Plot spoilers follow:
Far Cry New Dawn is here with little fanfare. After the extremely disappointing ending of Far Cry 5, I thought I would be done with my love for Far Cry games. Sure, Far Cry 5 made co-op amazing by fixing a lot of the issues it had since Far Cry 4, and Hope County, Montana, was a nice departure from the normally exotic locales, but Far Cry 5 dropped a narrative bomb that I thought would scar the series forever going forward. Instead, it managed to open up some interesting narrative elements.
Far Cry New Dawn, developed by Ubisoft, is an open world first person action game that you can play solo, or with drop-in/drop-out co-op. You can fly helicopters, pilot all manner of vehicles, and sow all sorts of destruction across a Hope County, Montana, that has been recovering from nuclear war. You play as a Security Captain for a group who has been helping settlers rebuild their settlements across the United States. A group called the Highwaymen ambushes your group, led by sadistic twins Mikey and Lou—two women who have led the Highwaymen on a destructive rampage, killing and taking everything they want along the way.
While it’s technically spoilers for the events of Far Cry 5, this information is plastered all off the promotional material, but you’ve been warned: it is 17 years after the bombs fell at the end of Far Cry 5, and the world has survived nuclear winter. Hope County, Montana, seems to be thriving, with abundant plant and wildlife with very little of the radiation and other hazards you would expect from a nuclear bomb world. The nuclear fallout has made some plants vibrantly colored, and turned all the deer into creatures that look like albino reindeer, but there aren’t large mutated monsters running around like you would expect in the Fallout series.
Hope County is the perfect setting for mayhem, just as it was in Far Cry 5. The apocalypse hasn’t really done much to change Hope County, so it’s the same map from Far Cry 5 with a few visual changes. Most of the major landmarks are there, if slightly altered. Ubisoft is no stranger to making these “expansions” takes place in the previous main series’ game’s map, but In Far Cry New Dawn, it actually makes sense narratively. Taking cues from Far Cry 3 DLC Blood Dragon, there is abundant use of neon, and their use of colors follow from previous Far Cry games, but the aesthetic reminds me of what we’ve seen of Rage 2 so far: whimsically colorful, but dangerous.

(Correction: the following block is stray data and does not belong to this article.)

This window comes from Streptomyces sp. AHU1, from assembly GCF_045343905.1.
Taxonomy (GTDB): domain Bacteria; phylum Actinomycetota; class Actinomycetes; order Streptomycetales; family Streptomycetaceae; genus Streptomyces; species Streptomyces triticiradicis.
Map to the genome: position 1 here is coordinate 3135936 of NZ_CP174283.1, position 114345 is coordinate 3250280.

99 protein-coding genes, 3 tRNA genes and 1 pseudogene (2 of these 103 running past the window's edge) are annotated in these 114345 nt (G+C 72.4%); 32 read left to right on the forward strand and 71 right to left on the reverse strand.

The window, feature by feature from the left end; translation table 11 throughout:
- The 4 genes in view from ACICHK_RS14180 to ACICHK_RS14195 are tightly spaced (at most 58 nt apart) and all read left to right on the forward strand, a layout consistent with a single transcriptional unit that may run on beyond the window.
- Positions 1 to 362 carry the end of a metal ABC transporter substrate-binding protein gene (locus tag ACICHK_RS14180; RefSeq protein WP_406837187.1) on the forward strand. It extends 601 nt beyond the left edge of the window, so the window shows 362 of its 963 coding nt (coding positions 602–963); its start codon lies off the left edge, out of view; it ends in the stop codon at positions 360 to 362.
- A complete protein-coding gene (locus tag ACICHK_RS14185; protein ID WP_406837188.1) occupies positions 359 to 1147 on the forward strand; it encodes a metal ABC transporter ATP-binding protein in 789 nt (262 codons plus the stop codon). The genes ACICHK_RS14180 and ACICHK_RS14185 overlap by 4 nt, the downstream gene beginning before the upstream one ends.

Several characters from Far Cry 5 return, including main antagonist Joseph Seed. If you hate Joseph Seed and his New Eden group, like I did, you’ll be happy to know he’s not having an easy time of the apocalypse either. There is even a point where you can finally kill him. But here’s the thing: Far Cry New Dawn actually managed to turn my searing hatred for Joseph Seed into an emotion other than rage.
While Far Cry New Dawn has several settlements/outposts you can take (and take back) from the Highwaymen, the settlement known as Prosperity acts as the homebase. Prosperity is tied directly to your character’s progression. Each upgrade you give to the people of Prosperity helps you out in some direct way: either allowing you to craft better items, use healing more effectively, or even increasing the amount of health you have. In addition to taking settlements and outposts, Far Cry New Dawn introduced Expeditions that you can undertake. Each features a large map and different theme where you must seek out and retrieve a GPS-tagged package and manage to make your way back to an extraction point to reap some great rewards, including rare crafting materials. These aren’t just lucrative–they’re some of the most fun moments we had in the game.